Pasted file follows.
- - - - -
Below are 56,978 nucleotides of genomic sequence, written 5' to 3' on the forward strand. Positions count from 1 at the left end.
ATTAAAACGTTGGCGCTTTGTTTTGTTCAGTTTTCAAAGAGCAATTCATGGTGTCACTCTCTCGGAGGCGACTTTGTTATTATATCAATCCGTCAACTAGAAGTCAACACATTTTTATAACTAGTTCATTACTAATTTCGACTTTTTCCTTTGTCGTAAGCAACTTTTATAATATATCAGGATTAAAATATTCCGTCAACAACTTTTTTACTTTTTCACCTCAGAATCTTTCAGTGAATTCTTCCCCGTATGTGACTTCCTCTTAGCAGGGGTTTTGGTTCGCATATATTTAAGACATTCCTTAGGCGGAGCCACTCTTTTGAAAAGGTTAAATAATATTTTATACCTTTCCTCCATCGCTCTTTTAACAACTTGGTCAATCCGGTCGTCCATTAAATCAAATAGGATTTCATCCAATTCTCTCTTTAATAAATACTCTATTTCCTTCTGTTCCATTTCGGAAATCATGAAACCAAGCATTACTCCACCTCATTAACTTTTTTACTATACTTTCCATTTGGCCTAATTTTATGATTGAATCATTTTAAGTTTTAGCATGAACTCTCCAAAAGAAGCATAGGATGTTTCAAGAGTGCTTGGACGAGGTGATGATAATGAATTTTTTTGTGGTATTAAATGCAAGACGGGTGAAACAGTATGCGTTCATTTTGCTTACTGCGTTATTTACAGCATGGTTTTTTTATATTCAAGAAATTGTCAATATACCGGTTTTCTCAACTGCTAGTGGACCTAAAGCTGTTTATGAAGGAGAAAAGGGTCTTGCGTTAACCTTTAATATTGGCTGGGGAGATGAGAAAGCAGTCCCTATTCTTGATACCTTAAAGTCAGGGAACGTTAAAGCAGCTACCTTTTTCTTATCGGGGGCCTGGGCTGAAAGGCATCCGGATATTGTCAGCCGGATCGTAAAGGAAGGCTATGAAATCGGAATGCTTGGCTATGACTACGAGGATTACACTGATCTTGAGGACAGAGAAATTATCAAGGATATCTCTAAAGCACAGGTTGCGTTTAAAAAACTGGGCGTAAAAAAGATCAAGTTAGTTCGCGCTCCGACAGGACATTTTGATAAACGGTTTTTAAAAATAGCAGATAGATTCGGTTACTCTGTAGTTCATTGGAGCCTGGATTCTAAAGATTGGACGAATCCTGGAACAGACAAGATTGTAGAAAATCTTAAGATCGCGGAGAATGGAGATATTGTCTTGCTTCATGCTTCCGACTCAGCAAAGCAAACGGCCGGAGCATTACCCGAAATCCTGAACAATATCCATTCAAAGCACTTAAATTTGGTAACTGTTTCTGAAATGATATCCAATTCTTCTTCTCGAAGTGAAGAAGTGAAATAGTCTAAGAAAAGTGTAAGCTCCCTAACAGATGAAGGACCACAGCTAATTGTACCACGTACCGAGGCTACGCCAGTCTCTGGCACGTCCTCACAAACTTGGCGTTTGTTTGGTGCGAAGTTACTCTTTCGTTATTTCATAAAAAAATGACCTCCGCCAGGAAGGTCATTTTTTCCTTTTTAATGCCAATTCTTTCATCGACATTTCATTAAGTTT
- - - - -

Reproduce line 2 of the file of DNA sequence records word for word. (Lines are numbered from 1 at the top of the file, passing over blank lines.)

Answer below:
ATTAAAACGTTGGCGCTTTGTTTTGTTCAGTTTTCAAAGAGCAATTCATGGTGTCACTCTCTCGGAGGCGACTTTGTTATTATATCAATCCGTCAACTAGAAGTCAACACATTTTTATAACTAGTTCATTACTAATTTCGACTTTTTCCTTTGTCGTAAGCAACTTTTATAATATATCAGGATTAAAATATTCCGTCAACAACTTTTTTACTTTTTCACCTCAGAATCTTTCAGTGAATTCTTCCCCGTATGTGACTTCCTCTTAGCAGGGGTTTTGGTTCGCATATATTTAAGACATTCCTTAGGCGGAGCCACTCTTTTGAAAAGGTTAAATAATATTTTATACCTTTCCTCCATCGCTCTTTTAACAACTTGGTCAATCCGGTCGTCCATTAAATCAAATAGGATTTCATCCAATTCTCTCTTTAATAAATACTCTATTTCCTTCTGTTCCATTTCGGAAATCATGAAACCAAGCATTACTCCACCTCATTAACTTTTTTACTATACTTTCCATTTGGCCTAATTTTATGATTGAATCATTTTAAGTTTTAGCATGAACTCTCCAAAAGAAGCATAGGATGTTTCAAGAGTGCTTGGACGAGGTGATGATAATGAATTTTTTTGTGGTATTAAATGCAAGACGGGTGAAACAGTATGCGTTCATTTTGCTTACTGCGTTATTTACAGCATGGTTTTTTTATATTCAAGAAATTGTCAATATACCGGTTTTCTCAACTGCTAGTGGACCTAAAGCTGTTTATGAAGGAGAAAAGGGTCTTGCGTTAACCTTTAATATTGGCTGGGGAGATGAGAAAGCAGTCCCTATTCTTGATACCTTAAAGTCAGGGAACGTTAAAGCAGCTACCTTTTTCTTATCGGGGGCCTGGGCTGAAAGGCATCCGGATATTGTCAGCCGGATCGTAAAGGAAGGCTATGAAATCGGAATGCTTGGCTATGACTACGAGGATTACACTGATCTTGAGGACAGAGAAATTATCAAGGATATCTCTAAAGCACAGGTTGCGTTTAAAAAACTGGGCGTAAAAAAGATCAAGTTAGTTCGCGCTCCGACAGGACATTTTGATAAACGGTTTTTAAAAATAGCAGATAGATTCGGTTACTCTGTAGTTCATTGGAGCCTGGATTCTAAAGATTGGACGAATCCTGGAACAGACAAGATTGTAGAAAATCTTAAGATCGCGGAGAATGGAGATATTGTCTTGCTTCATGCTTCCGACTCAGCAAAGCAAACGGCCGGAGCATTACCCGAAATCCTGAACAATATCCATTCAAAGCACTTAAATTTGGTAACTGTTTCTGAAATGATATCCAATTCTTCTTCTCGAAGTGAAGAAGTGAAATAGTCTAAGAAAAGTGTAAGCTCCCTAACAGATGAAGGACCACAGCTAATTGTACCACGTACCGAGGCTACGCCAGTCTCTGGCACGTCCTCACAAACTTGGCGTTTGTTTGGTGCGAAGTTACTCTTTCGTTATTTCATAAAAAAATGACCTCCGCCAGGAAGGTCATTTTTTCCTTTTTAATGCCAATTCTTTCATCGACATTTCATTAAGTTT